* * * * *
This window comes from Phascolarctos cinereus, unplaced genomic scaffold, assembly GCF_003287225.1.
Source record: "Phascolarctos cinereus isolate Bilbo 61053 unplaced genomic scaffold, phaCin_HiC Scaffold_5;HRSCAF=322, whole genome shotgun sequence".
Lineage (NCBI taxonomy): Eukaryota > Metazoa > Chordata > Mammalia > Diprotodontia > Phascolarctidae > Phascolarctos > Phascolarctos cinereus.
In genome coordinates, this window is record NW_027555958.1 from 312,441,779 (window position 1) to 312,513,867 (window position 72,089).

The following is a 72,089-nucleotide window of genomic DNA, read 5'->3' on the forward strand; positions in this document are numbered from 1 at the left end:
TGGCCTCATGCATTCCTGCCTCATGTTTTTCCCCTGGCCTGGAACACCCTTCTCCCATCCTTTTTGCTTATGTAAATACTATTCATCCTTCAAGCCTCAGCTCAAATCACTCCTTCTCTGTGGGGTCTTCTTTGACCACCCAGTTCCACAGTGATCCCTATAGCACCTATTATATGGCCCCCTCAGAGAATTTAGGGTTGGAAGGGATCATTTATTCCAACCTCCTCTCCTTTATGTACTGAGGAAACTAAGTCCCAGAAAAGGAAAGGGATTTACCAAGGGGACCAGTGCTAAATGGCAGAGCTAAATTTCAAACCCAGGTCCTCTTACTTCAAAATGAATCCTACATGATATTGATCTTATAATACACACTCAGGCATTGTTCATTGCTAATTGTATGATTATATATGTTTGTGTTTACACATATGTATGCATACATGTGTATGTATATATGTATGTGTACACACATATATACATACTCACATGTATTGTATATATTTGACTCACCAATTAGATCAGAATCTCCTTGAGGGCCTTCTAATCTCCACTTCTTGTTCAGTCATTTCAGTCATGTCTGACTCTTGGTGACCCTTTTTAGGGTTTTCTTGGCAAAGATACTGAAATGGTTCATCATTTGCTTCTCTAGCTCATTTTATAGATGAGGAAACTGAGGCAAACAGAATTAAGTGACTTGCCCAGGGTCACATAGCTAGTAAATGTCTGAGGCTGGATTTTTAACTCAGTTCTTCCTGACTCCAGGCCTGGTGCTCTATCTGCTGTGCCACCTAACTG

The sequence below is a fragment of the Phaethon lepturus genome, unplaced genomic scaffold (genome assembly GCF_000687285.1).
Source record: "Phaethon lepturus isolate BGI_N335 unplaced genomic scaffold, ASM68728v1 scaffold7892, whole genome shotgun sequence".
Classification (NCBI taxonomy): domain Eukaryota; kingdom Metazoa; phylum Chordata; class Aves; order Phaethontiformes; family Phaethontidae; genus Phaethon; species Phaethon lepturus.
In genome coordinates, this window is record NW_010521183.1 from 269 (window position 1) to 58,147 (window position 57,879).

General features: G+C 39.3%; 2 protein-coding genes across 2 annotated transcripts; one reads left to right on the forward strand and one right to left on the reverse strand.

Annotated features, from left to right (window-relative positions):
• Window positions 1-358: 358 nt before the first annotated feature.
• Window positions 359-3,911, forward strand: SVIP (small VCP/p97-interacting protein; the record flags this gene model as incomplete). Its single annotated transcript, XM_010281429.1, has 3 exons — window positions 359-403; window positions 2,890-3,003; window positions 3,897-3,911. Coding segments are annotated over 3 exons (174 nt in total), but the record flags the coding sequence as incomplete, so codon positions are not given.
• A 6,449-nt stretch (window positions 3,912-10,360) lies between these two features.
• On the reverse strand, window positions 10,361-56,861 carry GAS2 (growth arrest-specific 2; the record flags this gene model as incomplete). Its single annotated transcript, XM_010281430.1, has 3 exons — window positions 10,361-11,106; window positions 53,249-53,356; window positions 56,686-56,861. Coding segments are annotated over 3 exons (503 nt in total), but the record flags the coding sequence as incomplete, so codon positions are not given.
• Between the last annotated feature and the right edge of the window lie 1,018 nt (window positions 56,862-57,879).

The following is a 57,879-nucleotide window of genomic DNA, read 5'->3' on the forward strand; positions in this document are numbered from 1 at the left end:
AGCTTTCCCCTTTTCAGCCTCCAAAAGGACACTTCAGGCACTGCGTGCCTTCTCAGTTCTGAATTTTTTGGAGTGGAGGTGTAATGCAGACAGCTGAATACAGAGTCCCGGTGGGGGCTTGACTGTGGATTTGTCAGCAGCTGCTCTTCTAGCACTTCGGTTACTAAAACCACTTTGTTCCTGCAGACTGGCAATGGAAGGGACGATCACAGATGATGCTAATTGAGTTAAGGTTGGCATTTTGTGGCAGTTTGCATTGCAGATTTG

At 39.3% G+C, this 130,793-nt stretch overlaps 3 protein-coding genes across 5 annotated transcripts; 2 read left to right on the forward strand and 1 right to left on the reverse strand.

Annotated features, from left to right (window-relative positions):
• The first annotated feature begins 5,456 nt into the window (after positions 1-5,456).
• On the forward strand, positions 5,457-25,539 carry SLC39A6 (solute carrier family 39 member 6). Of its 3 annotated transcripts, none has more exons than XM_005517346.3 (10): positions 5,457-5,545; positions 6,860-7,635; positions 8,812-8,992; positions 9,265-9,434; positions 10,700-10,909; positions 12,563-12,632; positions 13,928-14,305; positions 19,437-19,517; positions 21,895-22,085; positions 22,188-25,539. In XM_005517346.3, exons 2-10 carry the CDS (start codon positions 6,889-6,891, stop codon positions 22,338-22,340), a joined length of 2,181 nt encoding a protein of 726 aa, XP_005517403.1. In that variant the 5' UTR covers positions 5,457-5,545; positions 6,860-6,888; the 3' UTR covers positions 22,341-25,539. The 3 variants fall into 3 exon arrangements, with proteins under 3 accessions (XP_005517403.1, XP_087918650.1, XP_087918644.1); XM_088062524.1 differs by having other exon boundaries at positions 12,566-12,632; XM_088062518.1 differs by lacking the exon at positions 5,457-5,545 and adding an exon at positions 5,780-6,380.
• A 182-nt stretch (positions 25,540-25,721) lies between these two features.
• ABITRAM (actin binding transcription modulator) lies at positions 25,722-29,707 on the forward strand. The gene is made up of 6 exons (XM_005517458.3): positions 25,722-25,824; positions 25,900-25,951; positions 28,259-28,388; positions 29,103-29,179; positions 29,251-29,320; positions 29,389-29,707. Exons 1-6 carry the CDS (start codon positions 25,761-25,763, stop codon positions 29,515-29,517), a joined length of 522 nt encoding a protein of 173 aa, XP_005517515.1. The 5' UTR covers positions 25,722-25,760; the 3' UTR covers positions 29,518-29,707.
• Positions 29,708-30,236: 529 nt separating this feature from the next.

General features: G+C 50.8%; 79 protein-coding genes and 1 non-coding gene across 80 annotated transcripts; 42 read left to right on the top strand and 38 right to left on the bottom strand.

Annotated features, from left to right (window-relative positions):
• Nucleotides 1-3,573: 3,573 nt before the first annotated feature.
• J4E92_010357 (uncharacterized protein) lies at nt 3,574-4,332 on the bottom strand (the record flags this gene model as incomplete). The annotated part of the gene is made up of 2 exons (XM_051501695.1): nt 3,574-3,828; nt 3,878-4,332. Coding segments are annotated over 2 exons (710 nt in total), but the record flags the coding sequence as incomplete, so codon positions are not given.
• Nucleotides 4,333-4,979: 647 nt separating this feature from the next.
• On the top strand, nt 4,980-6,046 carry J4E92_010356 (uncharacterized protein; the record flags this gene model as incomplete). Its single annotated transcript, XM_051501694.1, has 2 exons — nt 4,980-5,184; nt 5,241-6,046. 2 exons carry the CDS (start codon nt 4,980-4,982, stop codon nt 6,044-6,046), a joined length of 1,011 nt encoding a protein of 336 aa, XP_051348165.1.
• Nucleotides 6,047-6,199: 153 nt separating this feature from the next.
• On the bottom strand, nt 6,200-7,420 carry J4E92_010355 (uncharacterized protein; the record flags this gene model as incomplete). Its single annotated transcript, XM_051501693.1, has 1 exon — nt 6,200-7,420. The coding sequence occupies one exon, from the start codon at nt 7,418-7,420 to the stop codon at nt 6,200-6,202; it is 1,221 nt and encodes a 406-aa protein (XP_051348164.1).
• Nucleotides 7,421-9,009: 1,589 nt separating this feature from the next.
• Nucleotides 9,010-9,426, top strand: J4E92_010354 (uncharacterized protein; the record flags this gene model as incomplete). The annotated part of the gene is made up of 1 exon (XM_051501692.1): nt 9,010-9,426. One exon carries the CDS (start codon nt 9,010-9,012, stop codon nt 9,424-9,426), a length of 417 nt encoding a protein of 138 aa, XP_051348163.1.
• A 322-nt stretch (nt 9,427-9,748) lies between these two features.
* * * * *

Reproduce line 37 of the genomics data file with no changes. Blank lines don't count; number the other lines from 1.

• A 322-nt stretch (nt 9,427-9,748) lies between these two features.